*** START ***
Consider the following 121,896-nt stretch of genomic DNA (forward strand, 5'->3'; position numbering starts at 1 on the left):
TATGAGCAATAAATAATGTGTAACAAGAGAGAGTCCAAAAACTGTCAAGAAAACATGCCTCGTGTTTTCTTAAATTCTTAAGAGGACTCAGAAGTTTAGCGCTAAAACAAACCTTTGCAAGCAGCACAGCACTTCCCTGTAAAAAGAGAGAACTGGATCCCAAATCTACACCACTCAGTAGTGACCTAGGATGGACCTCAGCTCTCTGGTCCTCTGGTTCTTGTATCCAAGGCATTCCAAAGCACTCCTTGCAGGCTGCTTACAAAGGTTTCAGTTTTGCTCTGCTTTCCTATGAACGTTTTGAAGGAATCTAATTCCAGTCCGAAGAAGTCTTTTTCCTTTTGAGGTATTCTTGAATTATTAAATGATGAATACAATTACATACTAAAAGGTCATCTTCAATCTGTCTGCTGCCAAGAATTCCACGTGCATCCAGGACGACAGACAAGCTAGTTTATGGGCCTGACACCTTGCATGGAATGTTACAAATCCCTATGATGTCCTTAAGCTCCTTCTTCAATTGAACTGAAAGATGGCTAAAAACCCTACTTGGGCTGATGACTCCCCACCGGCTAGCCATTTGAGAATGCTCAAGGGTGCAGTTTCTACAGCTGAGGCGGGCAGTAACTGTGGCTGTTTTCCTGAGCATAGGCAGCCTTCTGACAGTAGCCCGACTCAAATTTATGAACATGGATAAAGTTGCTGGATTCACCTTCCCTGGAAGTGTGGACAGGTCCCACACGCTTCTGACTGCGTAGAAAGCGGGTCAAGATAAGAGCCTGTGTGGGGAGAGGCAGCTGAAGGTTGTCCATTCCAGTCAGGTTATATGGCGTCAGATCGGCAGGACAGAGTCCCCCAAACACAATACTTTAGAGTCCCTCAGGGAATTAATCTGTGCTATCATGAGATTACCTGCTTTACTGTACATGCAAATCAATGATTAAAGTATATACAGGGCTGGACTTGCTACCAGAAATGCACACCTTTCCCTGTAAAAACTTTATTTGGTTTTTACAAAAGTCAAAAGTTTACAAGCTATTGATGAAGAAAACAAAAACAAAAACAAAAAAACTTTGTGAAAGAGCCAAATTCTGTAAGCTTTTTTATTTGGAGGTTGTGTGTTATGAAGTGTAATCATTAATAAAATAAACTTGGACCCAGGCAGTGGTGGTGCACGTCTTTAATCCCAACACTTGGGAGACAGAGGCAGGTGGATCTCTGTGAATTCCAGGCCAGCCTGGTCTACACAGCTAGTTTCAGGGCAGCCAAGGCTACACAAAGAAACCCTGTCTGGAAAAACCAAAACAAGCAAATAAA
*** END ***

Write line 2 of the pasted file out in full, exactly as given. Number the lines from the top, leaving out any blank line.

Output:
TATGAGCAATAAATAATGTGTAACAAGAGAGAGTCCAAAAACTGTCAAGAAAACATGCCTCGTGTTTTCTTAAATTCTTAAGAGGACTCAGAAGTTTAGCGCTAAAACAAACCTTTGCAAGCAGCACAGCACTTCCCTGTAAAAAGAGAGAACTGGATCCCAAATCTACACCACTCAGTAGTGACCTAGGATGGACCTCAGCTCTCTGGTCCTCTGGTTCTTGTATCCAAGGCATTCCAAAGCACTCCTTGCAGGCTGCTTACAAAGGTTTCAGTTTTGCTCTGCTTTCCTATGAACGTTTTGAAGGAATCTAATTCCAGTCCGAAGAAGTCTTTTTCCTTTTGAGGTATTCTTGAATTATTAAATGATGAATACAATTACATACTAAAAGGTCATCTTCAATCTGTCTGCTGCCAAGAATTCCACGTGCATCCAGGACGACAGACAAGCTAGTTTATGGGCCTGACACCTTGCATGGAATGTTACAAATCCCTATGATGTCCTTAAGCTCCTTCTTCAATTGAACTGAAAGATGGCTAAAAACCCTACTTGGGCTGATGACTCCCCACCGGCTAGCCATTTGAGAATGCTCAAGGGTGCAGTTTCTACAGCTGAGGCGGGCAGTAACTGTGGCTGTTTTCCTGAGCATAGGCAGCCTTCTGACAGTAGCCCGACTCAAATTTATGAACATGGATAAAGTTGCTGGATTCACCTTCCCTGGAAGTGTGGACAGGTCCCACACGCTTCTGACTGCGTAGAAAGCGGGTCAAGATAAGAGCCTGTGTGGGGAGAGGCAGCTGAAGGTTGTCCATTCCAGTCAGGTTATATGGCGTCAGATCGGCAGGACAGAGTCCCCCAAACACAATACTTTAGAGTCCCTCAGGGAATTAATCTGTGCTATCATGAGATTACCTGCTTTACTGTACATGCAAATCAATGATTAAAGTATATACAGGGCTGGACTTGCTACCAGAAATGCACACCTTTCCCTGTAAAAACTTTATTTGGTTTTTACAAAAGTCAAAAGTTTACAAGCTATTGATGAAGAAAACAAAAACAAAAACAAAAAAACTTTGTGAAAGAGCCAAATTCTGTAAGCTTTTTTATTTGGAGGTTGTGTGTTATGAAGTGTAATCATTAATAAAATAAACTTGGACCCAGGCAGTGGTGGTGCACGTCTTTAATCCCAACACTTGGGAGACAGAGGCAGGTGGATCTCTGTGAATTCCAGGCCAGCCTGGTCTACACAGCTAGTTTCAGGGCAGCCAAGGCTACACAAAGAAACCCTGTCTGGAAAAACCAAAACAAGCAAATAAA